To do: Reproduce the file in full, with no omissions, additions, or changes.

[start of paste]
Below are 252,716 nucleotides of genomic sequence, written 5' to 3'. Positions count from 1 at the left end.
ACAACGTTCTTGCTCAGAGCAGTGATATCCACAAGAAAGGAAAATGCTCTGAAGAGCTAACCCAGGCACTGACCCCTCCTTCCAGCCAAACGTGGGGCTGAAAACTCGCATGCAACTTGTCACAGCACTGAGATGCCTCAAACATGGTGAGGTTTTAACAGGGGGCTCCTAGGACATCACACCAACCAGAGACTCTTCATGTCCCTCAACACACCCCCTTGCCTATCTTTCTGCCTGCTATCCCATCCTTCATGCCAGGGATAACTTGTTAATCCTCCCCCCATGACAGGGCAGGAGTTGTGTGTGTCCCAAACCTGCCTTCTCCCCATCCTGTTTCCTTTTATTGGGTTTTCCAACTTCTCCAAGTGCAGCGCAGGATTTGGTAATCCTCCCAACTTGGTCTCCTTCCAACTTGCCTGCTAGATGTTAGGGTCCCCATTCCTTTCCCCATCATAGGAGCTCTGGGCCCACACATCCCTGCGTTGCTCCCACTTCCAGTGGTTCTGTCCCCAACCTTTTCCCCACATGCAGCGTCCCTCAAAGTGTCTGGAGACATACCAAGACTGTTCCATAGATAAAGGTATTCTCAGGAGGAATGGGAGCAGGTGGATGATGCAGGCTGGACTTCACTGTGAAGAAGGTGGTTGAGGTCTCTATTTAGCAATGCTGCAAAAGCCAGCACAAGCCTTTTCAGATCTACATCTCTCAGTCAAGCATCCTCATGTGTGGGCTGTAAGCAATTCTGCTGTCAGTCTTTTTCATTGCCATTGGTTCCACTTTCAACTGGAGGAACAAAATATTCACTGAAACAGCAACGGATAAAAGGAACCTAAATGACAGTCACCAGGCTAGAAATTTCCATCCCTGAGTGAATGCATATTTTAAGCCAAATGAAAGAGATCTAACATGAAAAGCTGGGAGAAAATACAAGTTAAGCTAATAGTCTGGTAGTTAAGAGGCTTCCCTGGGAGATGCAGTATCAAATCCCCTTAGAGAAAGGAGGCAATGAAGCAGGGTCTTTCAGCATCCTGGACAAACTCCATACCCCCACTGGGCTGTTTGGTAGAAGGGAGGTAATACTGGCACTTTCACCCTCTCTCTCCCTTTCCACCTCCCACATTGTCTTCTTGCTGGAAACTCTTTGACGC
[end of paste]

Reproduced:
Below are 252,716 nucleotides of genomic sequence, written 5' to 3'. Positions count from 1 at the left end.
ACAACGTTCTTGCTCAGAGCAGTGATATCCACAAGAAAGGAAAATGCTCTGAAGAGCTAACCCAGGCACTGACCCCTCCTTCCAGCCAAACGTGGGGCTGAAAACTCGCATGCAACTTGTCACAGCACTGAGATGCCTCAAACATGGTGAGGTTTTAACAGGGGGCTCCTAGGACATCACACCAACCAGAGACTCTTCATGTCCCTCAACACACCCCCTTGCCTATCTTTCTGCCTGCTATCCCATCCTTCATGCCAGGGATAACTTGTTAATCCTCCCCCCATGACAGGGCAGGAGTTGTGTGTGTCCCAAACCTGCCTTCTCCCCATCCTGTTTCCTTTTATTGGGTTTTCCAACTTCTCCAAGTGCAGCGCAGGATTTGGTAATCCTCCCAACTTGGTCTCCTTCCAACTTGCCTGCTAGATGTTAGGGTCCCCATTCCTTTCCCCATCATAGGAGCTCTGGGCCCACACATCCCTGCGTTGCTCCCACTTCCAGTGGTTCTGTCCCCAACCTTTTCCCCACATGCAGCGTCCCTCAAAGTGTCTGGAGACATACCAAGACTGTTCCATAGATAAAGGTATTCTCAGGAGGAATGGGAGCAGGTGGATGATGCAGGCTGGACTTCACTGTGAAGAAGGTGGTTGAGGTCTCTATTTAGCAATGCTGCAAAAGCCAGCACAAGCCTTTTCAGATCTACATCTCTCAGTCAAGCATCCTCATGTGTGGGCTGTAAGCAATTCTGCTGTCAGTCTTTTTCATTGCCATTGGTTCCACTTTCAACTGGAGGAACAAAATATTCACTGAAACAGCAACGGATAAAAGGAACCTAAATGACAGTCACCAGGCTAGAAATTTCCATCCCTGAGTGAATGCATATTTTAAGCCAAATGAAAGAGATCTAACATGAAAAGCTGGGAGAAAATACAAGTTAAGCTAATAGTCTGGTAGTTAAGAGGCTTCCCTGGGAGATGCAGTATCAAATCCCCTTAGAGAAAGGAGGCAATGAAGCAGGGTCTTTCAGCATCCTGGACAAACTCCATACCCCCACTGGGCTGTTTGGTAGAAGGGAGGTAATACTGGCACTTTCACCCTCTCTCTCCCTTTCCACCTCCCACATTGTCTTCTTGCTGGAAACTCTTTGACGC